WWII's Central Place

Standing at the entrance to the new World War II memorial in Washington is like being at the axis of American history. Look ahead, and it's a straight shot to the Lincoln Memorial. Turn around, and the Washington Monument fills the view.

The message is unmistakable. A direct line of freedom connects and undergirds America, from the first president, to the unifying president, to the millions who sacrificed to "perpetuate the gift our forefathers entrusted to us," as one inscription reads.

The oval complex has its critics. For some, the classical architecture of the surrounding towers and wreaths evokes fascist-era monumentalism. For many supporters, it was too late in coming. Of the 16 million Americans who served in World War II, fewer than 4 million survive today to accept this expression of thanks.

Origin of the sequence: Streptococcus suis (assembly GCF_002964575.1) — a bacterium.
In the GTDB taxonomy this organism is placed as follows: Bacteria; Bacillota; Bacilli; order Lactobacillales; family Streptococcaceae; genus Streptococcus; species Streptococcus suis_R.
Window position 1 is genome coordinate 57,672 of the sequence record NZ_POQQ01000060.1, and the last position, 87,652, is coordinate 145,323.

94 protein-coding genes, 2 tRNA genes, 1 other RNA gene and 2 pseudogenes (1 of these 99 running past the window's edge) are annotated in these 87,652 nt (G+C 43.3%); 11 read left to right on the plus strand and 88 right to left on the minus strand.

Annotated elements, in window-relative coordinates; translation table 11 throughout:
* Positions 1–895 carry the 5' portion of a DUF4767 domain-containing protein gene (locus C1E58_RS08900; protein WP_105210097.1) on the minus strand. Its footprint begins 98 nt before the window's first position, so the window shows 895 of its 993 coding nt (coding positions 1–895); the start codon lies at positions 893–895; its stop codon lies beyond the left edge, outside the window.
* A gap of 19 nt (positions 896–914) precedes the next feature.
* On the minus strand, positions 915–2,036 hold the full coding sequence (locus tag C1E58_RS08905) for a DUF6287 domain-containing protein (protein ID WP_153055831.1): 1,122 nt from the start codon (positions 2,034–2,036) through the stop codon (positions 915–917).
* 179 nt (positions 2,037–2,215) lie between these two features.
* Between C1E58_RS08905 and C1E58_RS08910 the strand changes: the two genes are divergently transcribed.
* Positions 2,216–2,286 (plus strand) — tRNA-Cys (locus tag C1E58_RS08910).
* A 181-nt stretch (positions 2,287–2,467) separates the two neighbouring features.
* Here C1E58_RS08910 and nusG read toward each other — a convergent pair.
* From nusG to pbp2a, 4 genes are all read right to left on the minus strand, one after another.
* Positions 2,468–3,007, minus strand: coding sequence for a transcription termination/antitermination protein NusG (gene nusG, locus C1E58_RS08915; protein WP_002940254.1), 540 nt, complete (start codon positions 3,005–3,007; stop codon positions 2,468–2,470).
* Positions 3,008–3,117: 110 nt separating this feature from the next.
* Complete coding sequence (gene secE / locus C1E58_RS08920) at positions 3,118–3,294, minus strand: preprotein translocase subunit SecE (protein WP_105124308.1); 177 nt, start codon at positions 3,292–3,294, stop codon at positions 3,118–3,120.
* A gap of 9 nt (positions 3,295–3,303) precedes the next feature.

Yet all visitors to Washington do need a reminder that the US saved the world in the mid-20th century, and, even if sometimes misguided, stands ready to do it again. The grand design of this memorial glorifies what those heroes accomplished, and points out that wars generally need popular support to succeed.

The Vietnam Memorial - a dark and descending granite wedge of more than 58,000 names situated just off the axis on the Washington Mall - is a reminder of how a war's unpopularity can lead to a focus on the deaths rather than the results for the world at large. That's not to take away from those deaths. Indeed, this is the most visited memorial in Washington.

As the years have passed without a World War II memorial, that war's place in history only grows larger. Its official opening this week, nearly 60 years after D-Day, will help ensure that its lessons last.

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